Thoughts on E. Kranakis «Patents and Power European Patent-System Integration in the Context of Globalization»
Greetings to all!
In this blog, we are going to visit the surroundings of a subject that made the headlines the previous days: the call by the US government to waive patent rights, to open COVID-19 vaccine production, and the subsequent rejection of this claim by the EU.
In a statement on Thursday 6th May, the German government said the US-backed proposal would have “significant implications for vaccine production as a whole”.
“The limiting factors in the production of vaccines are the production capacities and the high quality standards and not patents,” it said, adding that pharmaceutical companies were already working with partners to ramp up manufacturing.
Germany is the EU’s biggest economic power and home to a major pharmaceutical sector, including BioNTech which developed one of the most widely-used coronavirus vaccines.
The remarks by the German government came after European Commission President Ursula von der Leyen said the bloc was “ready to discuss” the proposal on waiving patents.
Ms von der Leyen has previously spoken about her opposition to lifting intellectual property rights, telling the New York Times just weeks ago that she was “not at all a friend of releasing patents”.
In order to understand the EU’s “love of COVID-19 patents,” we need to revisit the history and the technosocial systems that led to the so-called Europeanization of the patent system, mainly related to biotech implications.
To do that we are going to reflect on the paper «Patents and Power European Patent-System Integration in the Context of Globalization» by E. Kranakis.
You can find it here: https://www.jstor.org/stable/40061325?seq=1
With the paper, E. Kranakis aims to describe the interaction between different actors and technosocial systems in establishing patent policy, while case studying the European instance in connection to globalization. Patents are realized as tools of power and control over technology and people, while also posing the challenge of establishing a proper balance between social and patent-holders interests. Examing the turning points in the European Patent-System (the 1883 Paris Convention and the implementation in 1978 of the Patent Cooperation Treaty and the European Patent Convention), the author extracts valuable insights about the dynamics that shape new patent policy frameworks and the efforts required to integrate them.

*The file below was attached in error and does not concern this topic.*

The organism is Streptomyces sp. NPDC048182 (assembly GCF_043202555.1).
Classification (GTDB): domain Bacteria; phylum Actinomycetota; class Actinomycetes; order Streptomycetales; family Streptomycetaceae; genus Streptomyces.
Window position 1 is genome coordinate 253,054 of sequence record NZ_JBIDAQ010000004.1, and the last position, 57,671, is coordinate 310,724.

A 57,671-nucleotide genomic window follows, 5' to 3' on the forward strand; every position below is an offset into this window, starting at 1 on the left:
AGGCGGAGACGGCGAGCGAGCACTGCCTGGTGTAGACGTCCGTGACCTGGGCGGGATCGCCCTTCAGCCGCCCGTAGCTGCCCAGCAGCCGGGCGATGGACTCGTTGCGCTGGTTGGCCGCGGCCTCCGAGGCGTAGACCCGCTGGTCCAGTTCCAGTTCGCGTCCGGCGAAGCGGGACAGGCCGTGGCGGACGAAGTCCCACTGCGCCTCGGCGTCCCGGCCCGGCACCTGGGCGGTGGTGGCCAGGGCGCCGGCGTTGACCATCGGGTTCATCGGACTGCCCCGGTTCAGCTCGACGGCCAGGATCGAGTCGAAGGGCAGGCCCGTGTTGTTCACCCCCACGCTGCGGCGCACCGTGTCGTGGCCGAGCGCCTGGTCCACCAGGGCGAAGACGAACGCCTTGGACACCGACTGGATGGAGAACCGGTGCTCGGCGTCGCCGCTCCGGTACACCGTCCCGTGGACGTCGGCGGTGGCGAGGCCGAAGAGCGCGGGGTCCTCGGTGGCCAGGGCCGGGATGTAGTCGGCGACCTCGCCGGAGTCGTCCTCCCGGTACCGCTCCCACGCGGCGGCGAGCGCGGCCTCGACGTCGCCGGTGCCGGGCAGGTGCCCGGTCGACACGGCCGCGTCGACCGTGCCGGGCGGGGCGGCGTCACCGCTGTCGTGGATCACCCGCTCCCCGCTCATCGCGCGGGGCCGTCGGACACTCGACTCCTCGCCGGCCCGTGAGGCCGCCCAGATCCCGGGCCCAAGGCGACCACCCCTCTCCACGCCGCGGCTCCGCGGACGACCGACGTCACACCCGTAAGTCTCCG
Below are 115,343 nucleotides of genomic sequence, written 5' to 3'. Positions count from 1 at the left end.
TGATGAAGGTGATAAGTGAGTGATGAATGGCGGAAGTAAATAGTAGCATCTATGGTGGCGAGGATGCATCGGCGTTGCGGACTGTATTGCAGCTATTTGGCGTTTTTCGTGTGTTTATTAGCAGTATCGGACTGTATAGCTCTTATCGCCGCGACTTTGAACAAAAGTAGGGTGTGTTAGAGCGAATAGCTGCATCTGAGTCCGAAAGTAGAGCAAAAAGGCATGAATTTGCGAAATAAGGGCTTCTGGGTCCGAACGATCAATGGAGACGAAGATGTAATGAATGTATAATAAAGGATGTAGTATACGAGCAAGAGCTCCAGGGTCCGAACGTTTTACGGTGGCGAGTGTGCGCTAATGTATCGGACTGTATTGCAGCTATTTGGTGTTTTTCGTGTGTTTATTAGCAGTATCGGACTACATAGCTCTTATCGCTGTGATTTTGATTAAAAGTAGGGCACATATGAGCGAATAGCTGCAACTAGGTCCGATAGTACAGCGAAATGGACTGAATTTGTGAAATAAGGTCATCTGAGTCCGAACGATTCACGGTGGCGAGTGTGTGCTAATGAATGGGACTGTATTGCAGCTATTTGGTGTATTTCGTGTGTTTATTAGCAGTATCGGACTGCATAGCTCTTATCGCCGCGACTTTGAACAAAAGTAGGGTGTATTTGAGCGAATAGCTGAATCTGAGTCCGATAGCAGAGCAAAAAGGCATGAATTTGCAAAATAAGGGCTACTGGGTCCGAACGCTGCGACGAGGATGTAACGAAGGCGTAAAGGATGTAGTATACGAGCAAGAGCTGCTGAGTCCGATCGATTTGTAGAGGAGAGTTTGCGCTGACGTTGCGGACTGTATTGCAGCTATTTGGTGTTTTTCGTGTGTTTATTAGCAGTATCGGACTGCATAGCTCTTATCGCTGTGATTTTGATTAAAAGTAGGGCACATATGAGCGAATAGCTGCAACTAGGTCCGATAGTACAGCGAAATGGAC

But what is a patent and why do we need a patent policy? The author examines how patents are viewed historically, socially, and economically.
A patent offers a temporary monopoly to its holder, with the assumption that it will reimburse them for the work and cost required to create and apply an invention. Patent policies varied significantly according to the purpose they wanted to facilitate- in such ways that not having a patent policy (ex. of Netherlands) could be regarded as a successful patent policy ( ex. for the appropriation of inventions).
Addressing such issues, the Paris Convention of 1883 attempted to offer an outline of an integrated patent system. A vivid debate of pro-parent and against-patent movements had been going on for decades. The driving forces of the convention were the development of technosocial systems relying heavily on patents and also the growth of international trade. Some years ago in Vienna’s international meeting, patents were defined as a natural right, and the moral obligation to ensure their protection called for international legislation.
Thus, the task to integrate patent systems was also translated as a task to bring together different objectives and to articulate them into legal terms. The convention offered an intergovernmental treaty, that protected and addressed the three main problems of national patent systems, namely:
- discrimination against foreigners, by treating equally locals and foreigners in matters related to industrial-property laws.
- the problem of prior public disclosure, by giving priority for a specific timeframe to a filled patent application over other claims.